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Mad world - The ongoing “Japanification” of the global bond market - and my ice cream tub

29 Nov 2019

Wikus Furstenberg / Portfolio Manager


As the author mulled through reams of research notes on disinflation, deflation, and policy rates, he thought of one of his all-time favourite songs, Mad World by Tears for Fears, released in 1983. Reflecting on negative bond yields, and rates that had been stuck at rock-bottom levels for years, the song attained a financial market meaning.

QUICK FACT: ”Japanification” is a term used by economists, derived from the events which led to and resulted from the "the lost decades” (since the early 1990s) of the Japanese economy. “The bubble burst, people became cautious and the economy got stuck in too low a gear to stop prices and interest rates from falling.”  The Economist, 22 August 2019.

Much of what is written in this article is well telegraphed, and has arguably been examined to death. Be that as it may, it is worth taking stock of the new-found financial market madness to obtain a more holistic picture of exactly what we are dealing with.

Global inflation rates have been low for a while in many regions

A mad world_Fig 1
Source: Bloomberg, Futuregrowth

So, how did we get here?

Is this really such a mad “inflation world”? More importantly, how would a permanently changed inflation world impact our investment thinking – and would the perceived relative attractiveness of nominal and real interest rate bearing assets change? 

At the time of writing, twelve (mostly European) countries were offering government bonds with a term to maturity of seven years and longer, at near-zero and negative yields. This includes countries like Portugal and Spain that, not that long ago, formed part of the infamous PIIGS grouping that faced significant fiscal and economic challenges (Ireland, Italy and Greece were the other three countries). What exactly got us to this seemingly semi‑permanent new realm?

Our default mode

The role played by sustained low inflation in the aftermath of the 2008 financial crisis, specifically the inability of central banks to reflate their respective countries, is particularly noteworthy. Most fixed-income investors are still more comfortable with a “normal” world in which inflation erodes the purchasing power of the future cash flows of a fixed-rate bond. In this “normal” world of inflation, we would demand a higher yield for holding longer-dated bonds, to offset some of the expected risks to our and our clients' future purchasing power. Alternatively, we would simply protect this purchasing power by investing in inflation-linked bonds. In the developing world, relatively fresh memories of violent inflation spikes still enforce a “default” mode of looking for opportunities to purchase inflation protection.    


When most investors expect a sustained period of disinflation or even deflation, then the realm of low and even negative yields presents itself. So, investors in many developed markets have simply stopped viewing inflation as a threat to the future purchasing power of their investments. By implication, these investors view current policy efforts to reflate economies, particularly from the monetary side, as ineffective and perhaps even irrelevant. Given the Japanese experience and other more recent examples, who can blame them?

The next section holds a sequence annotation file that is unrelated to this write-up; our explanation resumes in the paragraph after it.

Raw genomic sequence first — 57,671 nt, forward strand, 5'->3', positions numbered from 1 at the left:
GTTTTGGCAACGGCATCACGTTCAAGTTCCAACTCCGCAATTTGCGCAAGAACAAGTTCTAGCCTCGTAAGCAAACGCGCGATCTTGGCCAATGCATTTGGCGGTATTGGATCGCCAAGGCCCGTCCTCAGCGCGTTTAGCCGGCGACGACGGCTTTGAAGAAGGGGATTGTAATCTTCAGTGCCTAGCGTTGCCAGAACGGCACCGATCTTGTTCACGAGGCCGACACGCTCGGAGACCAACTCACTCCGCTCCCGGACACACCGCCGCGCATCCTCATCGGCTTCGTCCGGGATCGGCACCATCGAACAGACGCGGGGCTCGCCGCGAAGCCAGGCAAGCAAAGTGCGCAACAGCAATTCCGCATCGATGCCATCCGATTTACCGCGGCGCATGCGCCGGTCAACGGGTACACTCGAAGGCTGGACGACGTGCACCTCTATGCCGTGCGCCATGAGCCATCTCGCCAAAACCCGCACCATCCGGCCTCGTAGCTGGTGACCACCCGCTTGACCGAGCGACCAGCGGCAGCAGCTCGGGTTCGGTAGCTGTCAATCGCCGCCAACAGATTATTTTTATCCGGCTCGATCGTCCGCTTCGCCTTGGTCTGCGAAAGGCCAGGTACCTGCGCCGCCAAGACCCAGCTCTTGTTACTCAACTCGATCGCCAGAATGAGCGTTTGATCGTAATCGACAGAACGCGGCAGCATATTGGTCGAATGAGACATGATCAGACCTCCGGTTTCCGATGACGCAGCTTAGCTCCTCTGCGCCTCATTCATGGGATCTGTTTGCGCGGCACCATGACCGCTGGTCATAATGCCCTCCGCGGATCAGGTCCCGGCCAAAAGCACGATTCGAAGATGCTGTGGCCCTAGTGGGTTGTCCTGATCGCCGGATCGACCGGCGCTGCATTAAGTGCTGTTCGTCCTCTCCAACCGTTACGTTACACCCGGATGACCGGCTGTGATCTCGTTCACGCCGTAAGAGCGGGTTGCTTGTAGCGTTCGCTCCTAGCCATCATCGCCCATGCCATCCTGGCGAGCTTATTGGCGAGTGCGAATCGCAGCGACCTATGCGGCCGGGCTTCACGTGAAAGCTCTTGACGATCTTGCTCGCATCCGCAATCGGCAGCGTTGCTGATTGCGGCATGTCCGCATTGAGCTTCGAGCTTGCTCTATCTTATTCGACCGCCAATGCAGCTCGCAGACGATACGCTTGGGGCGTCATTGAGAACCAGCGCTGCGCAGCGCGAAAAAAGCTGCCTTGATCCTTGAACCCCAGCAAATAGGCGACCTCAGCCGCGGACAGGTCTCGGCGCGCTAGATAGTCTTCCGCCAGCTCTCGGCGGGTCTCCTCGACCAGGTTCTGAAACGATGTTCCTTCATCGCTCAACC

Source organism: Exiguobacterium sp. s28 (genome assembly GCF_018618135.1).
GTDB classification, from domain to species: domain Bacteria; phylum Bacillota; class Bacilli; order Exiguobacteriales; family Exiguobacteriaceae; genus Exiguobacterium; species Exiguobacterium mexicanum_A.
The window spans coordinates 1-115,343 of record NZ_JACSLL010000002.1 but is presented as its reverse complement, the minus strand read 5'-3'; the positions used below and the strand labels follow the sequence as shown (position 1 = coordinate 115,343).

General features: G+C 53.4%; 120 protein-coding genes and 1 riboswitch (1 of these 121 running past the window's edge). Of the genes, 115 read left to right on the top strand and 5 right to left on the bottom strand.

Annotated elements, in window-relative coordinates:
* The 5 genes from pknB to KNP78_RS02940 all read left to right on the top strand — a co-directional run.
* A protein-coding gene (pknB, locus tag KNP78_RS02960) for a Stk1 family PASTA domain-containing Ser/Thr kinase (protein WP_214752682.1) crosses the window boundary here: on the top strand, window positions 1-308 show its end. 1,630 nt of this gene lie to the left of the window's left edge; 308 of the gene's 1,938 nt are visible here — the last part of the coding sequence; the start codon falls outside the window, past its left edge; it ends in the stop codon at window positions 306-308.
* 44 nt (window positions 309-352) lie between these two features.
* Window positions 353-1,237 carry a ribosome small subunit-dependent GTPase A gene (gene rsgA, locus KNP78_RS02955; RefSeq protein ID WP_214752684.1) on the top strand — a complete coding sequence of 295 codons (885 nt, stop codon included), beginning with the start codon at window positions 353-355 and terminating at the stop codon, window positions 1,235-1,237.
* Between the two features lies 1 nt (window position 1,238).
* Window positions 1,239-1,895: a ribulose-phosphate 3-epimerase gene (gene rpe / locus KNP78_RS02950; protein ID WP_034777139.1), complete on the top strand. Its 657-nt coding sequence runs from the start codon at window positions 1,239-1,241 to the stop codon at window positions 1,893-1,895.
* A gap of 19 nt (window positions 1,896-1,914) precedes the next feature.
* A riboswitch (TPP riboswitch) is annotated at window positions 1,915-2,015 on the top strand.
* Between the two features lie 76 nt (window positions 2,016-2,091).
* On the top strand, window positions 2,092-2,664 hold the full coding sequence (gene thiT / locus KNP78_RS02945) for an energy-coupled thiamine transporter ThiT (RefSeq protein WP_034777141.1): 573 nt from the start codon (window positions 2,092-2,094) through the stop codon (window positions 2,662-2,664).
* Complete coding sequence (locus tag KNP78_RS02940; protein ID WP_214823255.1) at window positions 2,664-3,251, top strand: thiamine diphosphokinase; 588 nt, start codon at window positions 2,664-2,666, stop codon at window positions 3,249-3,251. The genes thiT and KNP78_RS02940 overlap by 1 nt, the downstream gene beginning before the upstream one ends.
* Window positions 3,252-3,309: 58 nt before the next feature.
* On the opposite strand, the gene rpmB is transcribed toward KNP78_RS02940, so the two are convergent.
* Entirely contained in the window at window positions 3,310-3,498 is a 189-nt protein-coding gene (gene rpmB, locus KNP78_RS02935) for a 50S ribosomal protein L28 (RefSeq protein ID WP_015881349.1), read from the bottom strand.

Central bank policy rates: too many still stuck on the floor?

A mad world_fig 2
Source: Bloomberg, Futuregrowth

Instead of investing in bonds with the primary objective to gain access to a steady, inflation-beating cash flow or income stream, policy-sceptics opt to invest in bonds trading at negative yields. They do this with an eye on the perceived relative safety of these bonds (negligible default risk) or in the hope of yields sinking deeper into negative territory, which will deliver capital gain to the holder of the negatively yielding instrument. Some would call this behaviour fixed-loss as opposed to fixed-income investing.

No simple answer

Of course, the phenomenon is not only a function of disinflation and suppressed inflation expectations. The role of quantitative easing, that is, the large-scale buying of government bonds across all maturities by central banks in the aftermath of the global financial crisis, also had an important role to play. This additional demand had the sole intention to drive market yields as low as possible in a desperate attempt to inflate economies. The general view at the time was that this madness could easily be reversed as soon as economic conditions normalised. Nevertheless, the situation proved to be a lot more complex than most anticipated when these “solutions” were presented.

This makes us wonder why authorities in so many developed markets are struggling to get inflation to rear its head after so much effort and over such an extended period. As it turns out, it seems notoriously difficult to change entrenched expectations. For instance, it took drastic action to break the back of the high inflation expectations of the ‘70s and ‘80s.

What is inflation in any case?

In a special report titled, “The Case Against Secular Stagnation”, the research firm, The Bank Credit Analyst, showcased the United Kingdom consumer price data stretching as far back as 1688. Prior to the late 1940s, and except for a few spikes around periods of war, the United Kingdom experienced near-zero inflation for centuries.

Who says that the globe, apart from the usual tail-risk countries, is not bound to return to the long-term norm? If so, then the sustainability of asset classes such as inflation-linked bonds, the existence of which is attributed to the phenomenon of inflation, should rightfully be questioned. (This issue will be addressed in more detail in a follow-up article.)

Inflation is a relatively recent phenomenon

The Bank Credit Analyst: “The Case Against Secular Stagnation”
Source: The Bank Credit Analyst: “The Case Against Secular Stagnation”.

Another enduring question is whether the phenomenon of inflation is correctly captured by statisticians. The author’s wife keeps reminding him about “shrinkflation”, which she demonstrates by way of real-life examples, such his favourite late-evening snack. She has noted with dismay that, over time, his ice-cream is sold at the same price, but in an ever‑shrinking container. In other words, the manufacturer has opted to shrink the unit of ice‑cream while keeping pricing constant, as opposed to increasing the price per unit of ice-cream.

Complexities of measuring price changes